The drawbacks of the system can be related to the user's privacy, as their data will be sent to a server or they can even be accessed by another user who breaks into the wireless network. Another negative point is the need for cloud services for data storage, given the large amount of data from the sensors. However, it is expected that with the increasingly common use of cloud services, storage costs can become more accessible. In addition, the increasingly widespread and common use of the smartphone facilitates the application of the system in homes, even by a user who is not skilled in that area. The use of sensors for a rational consumption of water is not limited to saving money for the user, spending less on the water bill, but also on the environmental and sustainable issue, especially nowadays where there are changes in precipitation patterns and climate change, which reduces water sources in some cities.
Another advance that is being tested for future research is coupling a valve, which will permit controlling the flow remotely by a smartphone. It will facilitate the use (open or close) of these sanitary devices by people who have some physical restriction in relation to hand movements for example and help to stop flow in the case of leak detection.
In the present work the architecture to build an Intelligent Urban Water Network was proposed in which the user can follow in real time the water consumption at different points of his residence, through a smartphone application, and save the data in the cloud. For this, turbine type flow sensors were used to measure the water consumption in the desired points of a house, so that the user could read the accumulated volume of water consumed in each point.
Before installation of the system in the residence, laboratory tests were carried out comparing three types of water meters, varying the water flow and analysing their accuracy. For flow rates above 2 L/min, the turbine type flow sensor (hall sensor) had good measurements, in addition to the mechanical flow meter and ultrasonic sensor that obtained errors less than 10% of measurement, although this error goes above what is allowed by the Brazilian standard for water meters.
In the residence studied, four points were monitored with the installation of turbine type flow sensors coupled to hydroelectric generators and electronic devices that sent consumption data to the app on the smartphone where the user could read the water consumption of the points. The hall sensor had a 13.5% smaller accumulated volume measurement compared to the mechanical flow meter from the water company at the end of a measurement day, attesting to its low accuracy in flow rates below 1 L/min, but still usable to measurement due to its low cost and simplicity of operation. Another important point was the reduction of water consumption in the short term, which was 30%, because of monitoring consumption in the house studied.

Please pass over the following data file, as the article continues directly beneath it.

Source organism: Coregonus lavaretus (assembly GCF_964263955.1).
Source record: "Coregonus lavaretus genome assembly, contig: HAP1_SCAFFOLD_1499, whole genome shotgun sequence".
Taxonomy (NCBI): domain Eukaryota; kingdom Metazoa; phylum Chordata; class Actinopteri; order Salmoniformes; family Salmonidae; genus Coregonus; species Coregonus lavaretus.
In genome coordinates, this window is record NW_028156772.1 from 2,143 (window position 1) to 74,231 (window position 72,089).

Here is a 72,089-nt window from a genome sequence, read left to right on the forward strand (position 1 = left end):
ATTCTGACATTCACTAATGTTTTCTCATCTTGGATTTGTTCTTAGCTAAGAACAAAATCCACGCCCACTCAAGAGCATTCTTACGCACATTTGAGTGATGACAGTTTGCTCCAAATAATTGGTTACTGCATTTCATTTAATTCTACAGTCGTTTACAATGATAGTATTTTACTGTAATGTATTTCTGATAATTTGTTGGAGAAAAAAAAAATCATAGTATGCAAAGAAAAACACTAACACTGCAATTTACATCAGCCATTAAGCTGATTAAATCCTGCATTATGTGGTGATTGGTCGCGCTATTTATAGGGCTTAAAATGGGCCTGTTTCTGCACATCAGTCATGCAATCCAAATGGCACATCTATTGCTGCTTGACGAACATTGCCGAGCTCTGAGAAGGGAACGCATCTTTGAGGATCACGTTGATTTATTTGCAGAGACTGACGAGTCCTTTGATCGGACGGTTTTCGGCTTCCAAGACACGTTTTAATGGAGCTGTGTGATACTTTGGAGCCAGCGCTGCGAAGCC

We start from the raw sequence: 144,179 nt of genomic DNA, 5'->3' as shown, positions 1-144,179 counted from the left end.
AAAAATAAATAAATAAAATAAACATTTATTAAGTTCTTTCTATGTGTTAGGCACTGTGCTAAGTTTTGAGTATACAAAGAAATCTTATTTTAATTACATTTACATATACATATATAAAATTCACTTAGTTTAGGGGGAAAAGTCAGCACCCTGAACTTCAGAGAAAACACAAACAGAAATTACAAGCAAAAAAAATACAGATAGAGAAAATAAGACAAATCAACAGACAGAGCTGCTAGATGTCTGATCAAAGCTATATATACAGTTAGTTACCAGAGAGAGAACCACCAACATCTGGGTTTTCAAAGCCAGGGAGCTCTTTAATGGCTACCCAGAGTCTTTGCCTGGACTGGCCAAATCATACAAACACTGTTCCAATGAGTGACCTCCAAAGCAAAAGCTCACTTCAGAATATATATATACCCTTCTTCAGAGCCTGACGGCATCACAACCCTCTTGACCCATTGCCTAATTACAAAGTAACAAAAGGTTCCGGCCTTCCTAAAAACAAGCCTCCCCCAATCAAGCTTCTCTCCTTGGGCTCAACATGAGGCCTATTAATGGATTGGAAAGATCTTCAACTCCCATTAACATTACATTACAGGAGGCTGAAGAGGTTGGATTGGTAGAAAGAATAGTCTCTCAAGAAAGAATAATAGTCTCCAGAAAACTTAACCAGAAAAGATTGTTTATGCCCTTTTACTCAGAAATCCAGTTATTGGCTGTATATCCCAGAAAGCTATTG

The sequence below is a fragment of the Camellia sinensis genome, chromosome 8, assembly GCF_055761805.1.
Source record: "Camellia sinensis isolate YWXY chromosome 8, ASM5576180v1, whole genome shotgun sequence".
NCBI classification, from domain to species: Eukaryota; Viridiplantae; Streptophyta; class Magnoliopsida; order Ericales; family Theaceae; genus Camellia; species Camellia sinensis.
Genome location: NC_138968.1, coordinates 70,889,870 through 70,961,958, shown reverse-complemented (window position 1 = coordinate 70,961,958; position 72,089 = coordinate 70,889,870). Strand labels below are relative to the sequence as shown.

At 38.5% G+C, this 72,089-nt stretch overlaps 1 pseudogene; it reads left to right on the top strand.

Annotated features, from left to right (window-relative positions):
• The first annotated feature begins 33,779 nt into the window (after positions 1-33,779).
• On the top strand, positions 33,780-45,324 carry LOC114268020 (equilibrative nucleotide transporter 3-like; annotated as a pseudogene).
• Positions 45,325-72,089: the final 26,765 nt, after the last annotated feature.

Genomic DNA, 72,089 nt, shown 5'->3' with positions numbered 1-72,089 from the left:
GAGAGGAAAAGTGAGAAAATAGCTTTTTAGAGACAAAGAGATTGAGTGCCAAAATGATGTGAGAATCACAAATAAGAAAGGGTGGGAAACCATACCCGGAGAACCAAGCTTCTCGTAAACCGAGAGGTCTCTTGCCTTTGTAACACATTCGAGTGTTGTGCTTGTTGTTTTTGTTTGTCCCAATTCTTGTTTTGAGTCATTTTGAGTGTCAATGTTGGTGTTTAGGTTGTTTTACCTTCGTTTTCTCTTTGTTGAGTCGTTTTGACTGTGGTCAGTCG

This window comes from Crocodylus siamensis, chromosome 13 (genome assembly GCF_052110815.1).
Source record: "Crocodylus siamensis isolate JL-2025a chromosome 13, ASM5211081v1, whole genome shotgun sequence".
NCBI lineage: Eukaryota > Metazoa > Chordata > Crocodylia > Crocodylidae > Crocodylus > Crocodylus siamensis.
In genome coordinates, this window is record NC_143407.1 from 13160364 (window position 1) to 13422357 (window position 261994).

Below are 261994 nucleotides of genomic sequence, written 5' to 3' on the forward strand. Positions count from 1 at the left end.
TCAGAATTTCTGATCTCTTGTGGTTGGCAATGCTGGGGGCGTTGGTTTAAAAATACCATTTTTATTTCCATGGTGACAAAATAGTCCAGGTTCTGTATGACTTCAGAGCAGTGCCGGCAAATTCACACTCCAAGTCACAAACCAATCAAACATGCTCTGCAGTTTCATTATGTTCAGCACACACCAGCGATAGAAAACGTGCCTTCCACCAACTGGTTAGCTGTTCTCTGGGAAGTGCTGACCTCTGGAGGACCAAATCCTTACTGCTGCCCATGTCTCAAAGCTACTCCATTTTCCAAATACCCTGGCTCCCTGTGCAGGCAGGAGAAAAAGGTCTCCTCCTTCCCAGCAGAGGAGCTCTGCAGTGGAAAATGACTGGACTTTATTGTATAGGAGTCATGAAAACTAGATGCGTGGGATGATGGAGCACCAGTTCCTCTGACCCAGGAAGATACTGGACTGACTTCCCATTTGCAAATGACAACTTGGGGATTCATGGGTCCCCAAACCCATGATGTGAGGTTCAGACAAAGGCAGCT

In terms of interference, Wi-Fi devices do not represent interference on the ZigBee network, considering the distance of a few meters between them. When there is Bluetooth operating close to ZigBee, the transmitter or receiver resulted in data loss for the ZigBee network and had a significant impact on various frequency bands of the analysed spectrum. It is also important to note that these data losses are associated with the fact that the mobile phone, which sent the music data to the amplifier box, is close (a few centimetres) from the ZigBee coordinator. The microwave oven, despite causing too much background noise in the analysed spectrum, did not cause data loss in the ZigBee network, considering the distance of approximately 10 m between them. For the situation with all connected devices on (in the distances described), packet loss was quite significant due to interference caused by these devices on the ZigBee network.
In general, it was possible to combine elements from different manufacturers and thus propose a smart sensor system for measuring water consumption in a residence without the need of electricity availability at water consuming points, and so it could also be used in an industrial environment or even in an urban water network.
DATA AVAILABILITY STATEMENT
All relevant data are included in the paper or its Supplementary Information.